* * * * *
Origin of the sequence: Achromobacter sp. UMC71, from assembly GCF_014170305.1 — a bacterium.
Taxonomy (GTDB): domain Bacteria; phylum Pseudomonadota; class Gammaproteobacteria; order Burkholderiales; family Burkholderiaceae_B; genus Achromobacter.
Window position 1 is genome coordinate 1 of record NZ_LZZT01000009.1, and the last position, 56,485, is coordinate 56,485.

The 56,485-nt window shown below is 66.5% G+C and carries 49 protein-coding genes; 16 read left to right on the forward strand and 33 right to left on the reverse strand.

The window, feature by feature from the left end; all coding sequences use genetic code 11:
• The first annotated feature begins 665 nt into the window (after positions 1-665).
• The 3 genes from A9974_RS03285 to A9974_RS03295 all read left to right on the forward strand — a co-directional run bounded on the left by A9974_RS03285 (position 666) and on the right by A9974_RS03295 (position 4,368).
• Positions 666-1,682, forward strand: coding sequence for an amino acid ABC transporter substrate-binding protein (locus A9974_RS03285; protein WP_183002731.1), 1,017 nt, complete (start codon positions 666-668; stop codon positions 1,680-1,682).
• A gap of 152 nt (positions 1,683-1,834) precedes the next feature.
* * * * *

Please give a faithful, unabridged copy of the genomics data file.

Origin of the sequence: Achromobacter sp. UMC71, from assembly GCF_014170305.1 — a bacterium.
Taxonomy (GTDB): domain Bacteria; phylum Pseudomonadota; class Gammaproteobacteria; order Burkholderiales; family Burkholderiaceae_B; genus Achromobacter.
Window position 1 is genome coordinate 1 of record NZ_LZZT01000009.1, and the last position, 56,485, is coordinate 56,485.

The 56,485-nt window shown below is 66.5% G+C and carries 49 protein-coding genes; 16 read left to right on the forward strand and 33 right to left on the reverse strand.

The window, feature by feature from the left end; all coding sequences use genetic code 11:
• The first annotated feature begins 665 nt into the window (after positions 1-665).
• The 3 genes from A9974_RS03285 to A9974_RS03295 all read left to right on the forward strand — a co-directional run bounded on the left by A9974_RS03285 (position 666) and on the right by A9974_RS03295 (position 4,368).
• Positions 666-1,682, forward strand: coding sequence for an amino acid ABC transporter substrate-binding protein (locus A9974_RS03285; protein WP_183002731.1), 1,017 nt, complete (start codon positions 666-668; stop codon positions 1,680-1,682).
• A gap of 152 nt (positions 1,683-1,834) precedes the next feature.